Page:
legs up the wall

Our Toronto ambassador David Good wants you to stop what you're doing and put your legs up the wall. Read on to find out why he's so passionate about this restorative yoga pose, and then find a wall near you and put those legs up!

In this fast paced world, everyone is working longer and harder to get a leg up, and it's spilling over into our fitness life as well. What if taking a break is exactly what you need to live a full, rich life and achieve the goals you've set?

My goal for 2013 is to share this radical idea. To create gaps to have more room to be creative, daydream and be open. To take the time to recover and heal yourself so you don’t burn out, but instead shine more often. How are we going to do this?

By putting your legs up the wall.

how to do it

Sit with your hips against the wall and roll onto your back, taking your legs up the wall. Your seat should be pressing as close to the wall as you can. Spend 5 to 30 minutes here.

Contraindications: avoid if you have glaucoma. If your toes get tingly, bend your knees, and with your feet together bring your feet closer to your pelvis.

what’s going on in this pose?

  • Your femur bones are dropping into your hip sockets, relaxing your psoas. These are the muscles that help you walk and support your lower back.
  • Blood is draining out of your tired feet and legs.
  • Your nervous system is getting a signal to slow down. It's all stress release and recovery big time.

the benefits

The list of benefits is as long as your yoga mat.

  • Do it before bed to help cure insomnia.
  • Release of sore legs after your long run as it stretches the hamstrings.
  • Helps with poor digestion and circulation.
  • Helps to regulate your thyroid.
  • Great for mild sore lower back.

legs up the wall week

Do it with your friends, loved ones, entire family, or by yourself. Life's not about the destination, it's all about the ride. Slow down and don’t miss anything. Share your photos on instagram, twitter, or on our Facebook wall, and tag it with #legsupthewall. How many legs can we get up the wall this week?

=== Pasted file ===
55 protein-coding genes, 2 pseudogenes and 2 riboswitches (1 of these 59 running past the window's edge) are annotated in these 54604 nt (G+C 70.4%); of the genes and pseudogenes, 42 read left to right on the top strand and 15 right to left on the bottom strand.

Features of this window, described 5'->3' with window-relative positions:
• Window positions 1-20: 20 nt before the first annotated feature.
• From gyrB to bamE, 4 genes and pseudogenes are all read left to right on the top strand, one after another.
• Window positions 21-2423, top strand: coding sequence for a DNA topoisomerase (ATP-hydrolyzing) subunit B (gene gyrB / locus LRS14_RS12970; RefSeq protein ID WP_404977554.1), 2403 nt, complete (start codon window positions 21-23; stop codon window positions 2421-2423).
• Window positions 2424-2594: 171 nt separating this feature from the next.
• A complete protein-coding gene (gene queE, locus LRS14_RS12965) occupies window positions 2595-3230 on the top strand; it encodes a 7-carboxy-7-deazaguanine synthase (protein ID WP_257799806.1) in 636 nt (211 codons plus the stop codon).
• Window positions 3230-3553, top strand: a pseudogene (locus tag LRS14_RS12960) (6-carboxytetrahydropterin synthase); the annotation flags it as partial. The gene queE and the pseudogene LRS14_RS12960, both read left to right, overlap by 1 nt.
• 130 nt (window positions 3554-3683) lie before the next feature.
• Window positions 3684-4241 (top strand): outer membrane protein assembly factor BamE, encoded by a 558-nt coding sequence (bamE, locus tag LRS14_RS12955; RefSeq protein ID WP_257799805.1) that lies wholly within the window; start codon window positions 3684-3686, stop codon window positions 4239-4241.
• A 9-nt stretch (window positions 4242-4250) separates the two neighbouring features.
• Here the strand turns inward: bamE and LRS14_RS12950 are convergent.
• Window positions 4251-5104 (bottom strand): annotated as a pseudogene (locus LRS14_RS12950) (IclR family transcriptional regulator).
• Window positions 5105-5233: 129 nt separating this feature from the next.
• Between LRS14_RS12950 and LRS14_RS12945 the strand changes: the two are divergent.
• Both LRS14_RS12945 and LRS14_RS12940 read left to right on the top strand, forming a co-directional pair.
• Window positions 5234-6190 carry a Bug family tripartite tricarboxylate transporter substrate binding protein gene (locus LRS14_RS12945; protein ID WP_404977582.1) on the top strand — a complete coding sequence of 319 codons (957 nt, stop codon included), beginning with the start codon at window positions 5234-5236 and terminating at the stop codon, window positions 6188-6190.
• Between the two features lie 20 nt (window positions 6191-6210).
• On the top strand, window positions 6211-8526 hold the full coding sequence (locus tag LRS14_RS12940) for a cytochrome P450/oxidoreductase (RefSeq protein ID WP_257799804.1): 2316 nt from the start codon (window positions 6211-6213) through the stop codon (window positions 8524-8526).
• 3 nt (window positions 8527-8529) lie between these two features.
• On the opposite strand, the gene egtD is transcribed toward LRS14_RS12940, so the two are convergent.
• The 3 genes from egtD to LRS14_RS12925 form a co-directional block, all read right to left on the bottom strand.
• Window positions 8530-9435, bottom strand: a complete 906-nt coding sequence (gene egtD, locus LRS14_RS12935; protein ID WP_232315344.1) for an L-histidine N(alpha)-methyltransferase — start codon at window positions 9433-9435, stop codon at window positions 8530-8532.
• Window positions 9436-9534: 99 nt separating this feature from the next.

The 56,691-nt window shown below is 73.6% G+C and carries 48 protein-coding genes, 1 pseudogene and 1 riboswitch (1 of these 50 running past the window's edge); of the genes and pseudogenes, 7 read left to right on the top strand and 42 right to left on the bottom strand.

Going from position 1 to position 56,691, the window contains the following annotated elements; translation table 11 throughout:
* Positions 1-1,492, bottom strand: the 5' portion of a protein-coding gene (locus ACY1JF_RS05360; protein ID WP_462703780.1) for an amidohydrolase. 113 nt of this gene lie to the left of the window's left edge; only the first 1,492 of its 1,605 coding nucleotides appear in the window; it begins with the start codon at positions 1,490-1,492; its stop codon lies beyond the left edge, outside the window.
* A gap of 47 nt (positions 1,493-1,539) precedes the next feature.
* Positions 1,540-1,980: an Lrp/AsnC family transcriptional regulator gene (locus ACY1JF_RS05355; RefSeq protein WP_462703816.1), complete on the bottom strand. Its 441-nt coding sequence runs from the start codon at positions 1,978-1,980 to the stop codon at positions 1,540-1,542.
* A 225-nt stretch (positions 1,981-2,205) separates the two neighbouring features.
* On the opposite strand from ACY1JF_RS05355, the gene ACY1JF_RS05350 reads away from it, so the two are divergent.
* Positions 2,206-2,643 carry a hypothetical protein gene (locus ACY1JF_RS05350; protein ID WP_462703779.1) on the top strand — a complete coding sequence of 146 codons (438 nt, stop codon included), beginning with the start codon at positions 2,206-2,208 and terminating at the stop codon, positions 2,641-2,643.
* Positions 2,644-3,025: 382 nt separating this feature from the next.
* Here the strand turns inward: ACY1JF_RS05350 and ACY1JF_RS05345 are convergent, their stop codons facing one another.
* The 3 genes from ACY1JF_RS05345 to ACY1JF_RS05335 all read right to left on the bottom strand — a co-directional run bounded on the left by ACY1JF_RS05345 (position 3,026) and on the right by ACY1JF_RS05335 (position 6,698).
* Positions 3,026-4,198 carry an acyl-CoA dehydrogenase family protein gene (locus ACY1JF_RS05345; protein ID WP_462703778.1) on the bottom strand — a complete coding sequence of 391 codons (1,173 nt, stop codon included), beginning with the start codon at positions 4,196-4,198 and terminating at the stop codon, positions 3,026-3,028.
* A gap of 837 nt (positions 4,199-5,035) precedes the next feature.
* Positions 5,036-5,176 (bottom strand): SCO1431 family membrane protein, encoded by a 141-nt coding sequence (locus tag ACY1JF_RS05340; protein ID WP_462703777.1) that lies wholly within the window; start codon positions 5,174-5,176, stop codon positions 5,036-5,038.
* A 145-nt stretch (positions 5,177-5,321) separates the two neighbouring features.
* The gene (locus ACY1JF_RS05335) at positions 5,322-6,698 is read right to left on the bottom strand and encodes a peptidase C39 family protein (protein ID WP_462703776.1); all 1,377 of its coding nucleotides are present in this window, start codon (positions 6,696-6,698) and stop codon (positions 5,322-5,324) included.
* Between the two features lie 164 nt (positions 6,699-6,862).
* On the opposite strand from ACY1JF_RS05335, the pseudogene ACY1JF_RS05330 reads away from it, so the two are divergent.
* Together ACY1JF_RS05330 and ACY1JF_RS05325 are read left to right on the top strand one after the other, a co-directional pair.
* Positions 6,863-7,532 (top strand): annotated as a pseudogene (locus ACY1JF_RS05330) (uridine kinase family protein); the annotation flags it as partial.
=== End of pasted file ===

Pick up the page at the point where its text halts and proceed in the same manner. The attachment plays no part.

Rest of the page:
read more related posts:


I second this! My cardiovascular doctor just clued me into this when he diagnosed me with venous reflux. It does feel good and is great for faster recovery. Glad to see this educational blog post! Thanks lululemon! :)
Your run ambassador, Lisa McGinnis, Tulsa showroom

Comment by Lisa McGinnis — February 4, 2013 @ 4:04 pm

Oh wow, I needed this today! Thanks so much for the ‘leg up’ David!

xo Lindsay

Comment by Lindsay — February 4, 2013 @ 7:04 pm

Love this!! Tried it out tonight and felt great afterwards!! Thanks :D

Comment by Connie — February 4, 2013 @ 10:49 pm

SO awesome to hear you are loving this pose.
So many ways to enjoy it.
Best of luck to you Lisa McGinnis

Comment by David Good — February 5, 2013 @ 2:45 am

I am a certified fitness trainer, and work outside with most all of my senior clients. We often end the hour with 10+minutes at the wall…feet up, then have them open-wide for adductor stretch, then as mentioned above, put the bottoms of the feet together, pulled down for “butterfly” stretch. Kinda hard for most to get their legs up the wall, but once up–ahh..they seem to love it! They too, need to unwind, and slow down in this crazy, go-go world :) Thanks for reminding me/us of all the good reasons to do this! Perhaps will copy, so they can remember to do this at home!

Comment by Cal — February 5, 2013 @ 3:44 am

At last a week dedicated to making me feel “not crazy”.
Legs up the wall is my ‘go to pose’, and happiness results. Confession: I go to sleep this way, most nights.
At some point, I wake up a bit,and slide down to a typical sleep position, and get under the covers.
Sometimes I even put a couple of pillows on my tummy and prop up my latest ‘read’. It’s all good, and I am thrilled there is suddenly a place to reveal I am a
re-covering (blankets and sheets)LUPTW addict!

Comment by Gail — February 5, 2013 @ 3:46 am

Thanks so much for these tips! How important it is to stretch those hamstrings especially if your day job requires you to sit for long periods. I never realized all the benefits outside of the musculoskeletal benefits. Great article!

Comment by Lisa — February 5, 2013 @ 4:58 am

great info lululemon! have been doing this as a ‘pick-me-up’ for energy…really works…before going out ..or if feel a little tired ….since we are always ‘upright’ it gives our brains ‘long overdue’ blood flow…love your thoughts, clothes …your store energy….thank you!!!!

Comment by barbara jacobs — February 5, 2013 @ 5:10 am